<img height="1" width="1" alt="" style="display:none" src="https://www.facebook.com/tr?ev=6026852841840&amp;cd[value]=0.00&amp;cd[currency]=USD&amp;noscript=1">
Skip to content

Marketing psychology: 4 things you might not know about scarcity and FOMO

Marketing psychology: 4 things you might not know about scarcity and FOMO

Recent fascination with marketing psychology has caused many experts to dive deeper into the world of marketing and its connection to the human brain.

We've taken the time to uncover more about concepts like scarcity and the fear of missing out (FOMO), but are there any stones that have been left unturned?

I reached out to Shagoon Maurya, psychotherapist and founder of ursafespace, to help us uncover hidden truths about our favorite marketing psychology gems. 

Here are four things she shared that you might not know: 

1. FOMO can be a result of scarcity

First, let’s get into a few definitions: Scarcity occurs when something like an item or opportunity is scarce. When we perceive something as scarce, we become hyper-focused on it. This often elicits anxiety, as we think about potentially losing out. As a result, we can feel a fear of missing out, or FOMO. 

These two are often leveraged in marketing to motivate consumers. Scarcity and FOMO can come through in everything from checkout timers to limited-time offers. 

2. Scarcity and FOMO make us want what others have

It was during a U.S. history course when I first learned about “keeping up with the Joneses.” This 20th century mindset immediately caught my attention as a high-schooler growing up in the age of social media and dealing with teenage emotions.

When I reached out to Maurya to discuss the relationship between scarcity and FOMO, I had no idea she’d relate both concepts back to humans’ innate need to meet up with societal norms. It completely elevated my fascination with both.

“When it comes to scarcity or FOMO or any particular topic around consumer psychology, we as humans feel like when we see something really good in someone else’s life, we also want to have that same thing, even if we already have something really similar,” said Maurya. “The particular chemicals that are generated in our brains make us stop and say ‘Whoa, that looks really nice.’ We start to zoom in and think that if we were to have it too then we’d also look nice.”

This idea of capitalizing on societal trends doesn’t solely fall on consumers, says Maurya. In fact, many marketers profit off of the age-old idea today.

“So when this association of brain waves starts, it works really well with consumer psychology, which the marketing agencies and brands can take advantage of,” said Maurya. “If I’m a consumer and a celebrity or friend is wearing something or doing something, I also want it, and if it costs X-amount, I’m happy to pay for it because that product will give me a sense of fulfillment.”

3. Sometimes scarcity and FOMO motivate us as a result of anxiety 

Aside from wanting to align themselves with today’s standards, consumers can also feel motivated to make purchases or act based on fear. 

“The fear of missing out intensifies upon the perception of its scarcity. When an individual knows that supply for something is limited, such as one-time offers or exclusive products, they are likely to make decisions based on fear instead of the merit or need of the product,” said Maurya.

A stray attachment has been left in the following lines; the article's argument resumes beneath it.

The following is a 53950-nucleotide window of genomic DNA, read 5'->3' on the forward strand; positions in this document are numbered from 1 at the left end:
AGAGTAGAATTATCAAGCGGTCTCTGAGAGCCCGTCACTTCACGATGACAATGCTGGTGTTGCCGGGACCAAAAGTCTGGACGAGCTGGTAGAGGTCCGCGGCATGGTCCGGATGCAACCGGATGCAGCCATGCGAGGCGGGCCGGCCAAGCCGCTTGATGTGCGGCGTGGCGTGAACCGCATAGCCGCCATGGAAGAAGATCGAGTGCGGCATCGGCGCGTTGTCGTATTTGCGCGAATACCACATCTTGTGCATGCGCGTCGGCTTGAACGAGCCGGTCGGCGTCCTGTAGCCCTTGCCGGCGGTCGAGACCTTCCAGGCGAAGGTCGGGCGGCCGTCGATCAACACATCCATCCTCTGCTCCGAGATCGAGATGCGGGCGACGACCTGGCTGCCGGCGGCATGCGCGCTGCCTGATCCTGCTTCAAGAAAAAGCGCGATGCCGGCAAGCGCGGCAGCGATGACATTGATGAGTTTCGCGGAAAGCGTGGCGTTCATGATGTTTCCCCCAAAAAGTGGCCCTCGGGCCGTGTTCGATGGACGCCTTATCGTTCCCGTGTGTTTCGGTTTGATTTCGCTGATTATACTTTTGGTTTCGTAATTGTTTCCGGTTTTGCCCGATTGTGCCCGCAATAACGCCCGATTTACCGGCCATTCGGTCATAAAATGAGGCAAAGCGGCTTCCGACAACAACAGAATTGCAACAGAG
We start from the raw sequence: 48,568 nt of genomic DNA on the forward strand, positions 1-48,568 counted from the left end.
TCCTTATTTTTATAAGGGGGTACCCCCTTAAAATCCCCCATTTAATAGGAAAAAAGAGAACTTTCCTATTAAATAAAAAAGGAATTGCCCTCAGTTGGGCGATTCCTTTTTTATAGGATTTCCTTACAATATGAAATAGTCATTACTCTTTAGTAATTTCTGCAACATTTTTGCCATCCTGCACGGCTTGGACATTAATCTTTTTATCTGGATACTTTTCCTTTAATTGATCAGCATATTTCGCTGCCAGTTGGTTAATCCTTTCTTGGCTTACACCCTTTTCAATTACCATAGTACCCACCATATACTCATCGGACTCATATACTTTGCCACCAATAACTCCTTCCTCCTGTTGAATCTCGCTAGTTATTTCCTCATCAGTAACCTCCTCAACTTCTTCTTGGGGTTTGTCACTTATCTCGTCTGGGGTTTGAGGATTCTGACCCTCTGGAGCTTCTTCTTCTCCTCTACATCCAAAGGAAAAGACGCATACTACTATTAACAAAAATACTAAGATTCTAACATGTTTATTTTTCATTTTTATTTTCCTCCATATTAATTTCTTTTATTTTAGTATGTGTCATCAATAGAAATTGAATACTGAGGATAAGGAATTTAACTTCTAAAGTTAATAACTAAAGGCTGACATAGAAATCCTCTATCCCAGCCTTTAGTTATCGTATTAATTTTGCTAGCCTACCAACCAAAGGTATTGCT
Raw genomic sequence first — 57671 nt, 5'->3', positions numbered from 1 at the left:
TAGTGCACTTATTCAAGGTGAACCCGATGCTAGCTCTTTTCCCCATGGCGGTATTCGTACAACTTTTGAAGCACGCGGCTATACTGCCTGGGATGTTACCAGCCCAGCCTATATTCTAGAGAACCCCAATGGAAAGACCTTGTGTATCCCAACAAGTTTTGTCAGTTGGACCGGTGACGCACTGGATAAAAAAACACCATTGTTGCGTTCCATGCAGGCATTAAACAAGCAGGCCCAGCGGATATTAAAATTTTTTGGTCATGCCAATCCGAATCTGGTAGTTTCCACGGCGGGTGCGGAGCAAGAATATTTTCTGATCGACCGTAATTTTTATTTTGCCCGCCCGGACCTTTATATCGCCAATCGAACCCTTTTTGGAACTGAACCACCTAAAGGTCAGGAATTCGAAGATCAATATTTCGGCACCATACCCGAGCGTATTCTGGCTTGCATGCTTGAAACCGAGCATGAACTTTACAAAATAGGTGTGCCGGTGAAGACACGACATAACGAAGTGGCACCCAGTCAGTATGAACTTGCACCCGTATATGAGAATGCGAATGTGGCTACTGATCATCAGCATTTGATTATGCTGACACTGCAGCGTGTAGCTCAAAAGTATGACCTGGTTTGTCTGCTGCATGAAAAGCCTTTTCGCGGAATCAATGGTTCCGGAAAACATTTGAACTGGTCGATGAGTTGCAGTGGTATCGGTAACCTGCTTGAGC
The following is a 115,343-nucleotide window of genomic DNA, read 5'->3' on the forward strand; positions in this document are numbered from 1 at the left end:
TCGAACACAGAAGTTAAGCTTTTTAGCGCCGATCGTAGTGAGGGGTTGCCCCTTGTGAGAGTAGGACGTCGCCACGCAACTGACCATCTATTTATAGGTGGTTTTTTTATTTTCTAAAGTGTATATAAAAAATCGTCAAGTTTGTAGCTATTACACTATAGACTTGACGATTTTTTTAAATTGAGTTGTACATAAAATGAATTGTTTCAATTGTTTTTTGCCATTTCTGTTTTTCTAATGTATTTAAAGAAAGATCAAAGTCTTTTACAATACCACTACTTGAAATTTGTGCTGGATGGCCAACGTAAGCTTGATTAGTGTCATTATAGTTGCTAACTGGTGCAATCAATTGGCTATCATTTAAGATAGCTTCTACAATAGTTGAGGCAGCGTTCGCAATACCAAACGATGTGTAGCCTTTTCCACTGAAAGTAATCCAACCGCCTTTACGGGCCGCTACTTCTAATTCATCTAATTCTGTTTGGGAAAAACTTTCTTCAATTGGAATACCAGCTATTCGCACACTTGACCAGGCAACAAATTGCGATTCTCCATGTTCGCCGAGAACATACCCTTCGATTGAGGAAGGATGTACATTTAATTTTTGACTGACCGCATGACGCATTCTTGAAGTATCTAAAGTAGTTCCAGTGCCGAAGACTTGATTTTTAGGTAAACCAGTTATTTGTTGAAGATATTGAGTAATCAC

From a tangible standpoint, FOMO in general can sometimes look quite unpleasant when it occurs.

“FOMO is associated with stress, fatigue and sleep trouble. It triggers feelings of boredom and loneliness that can negatively impact one's psychological well-being,” said Maurya. “The brain starts to obsessively worry and compare that one's experiences aren't better than others.”

4. Scarcity, FOMO and social proof can all work together to motivate us

Talking to Maurya about a human’s need to be equally as successful as their neighbor, if not more, got me thinking: Do scarcity and FOMO have any connection to social proof, which is also commonly used in marketing psychology?

As a reminder, social proof is the psychological principle stating that consumers have a higher chance of opting into a marketing campaign — or performing any sort of action — if someone they know, or feel like they know, is doing the same. Testimonials are one of the most common ways marketers tap into this psychology. 

Turns out, the concepts of social proof, scarcity and FOMO definitely have some influence over one another. 

“When it comes to social psychology, if a bunch of people have this product and they’re having fun, or this product is making their life easier, then having this product in my life will probably increase my social status,” said Maurya. This line of thinking, she says, has a great impact on consumers and will drive them to make purchases. 

Like many other fields of study, our coveted marketing has many layers that make up its uniqueness. When used the right way, scarcity, FOMO and social proof can work as a distinct trio to elevate marketing campaigns and the customer experience. Now that you know more about these psychology principles, how will you incorporate this newfound knowledge into your marketing?


Picture of Lindsay Keener

Lindsay Keener

Lindsay Keener is a brand journalist for Quikly. She covers stories that help to inform and educate consumer-facing marketers.

Picture of Lindsay Keener

Lindsay Keener

Lindsay Keener is a brand journalist for Quikly. She covers stories that help to inform and educate consumer-facing marketers.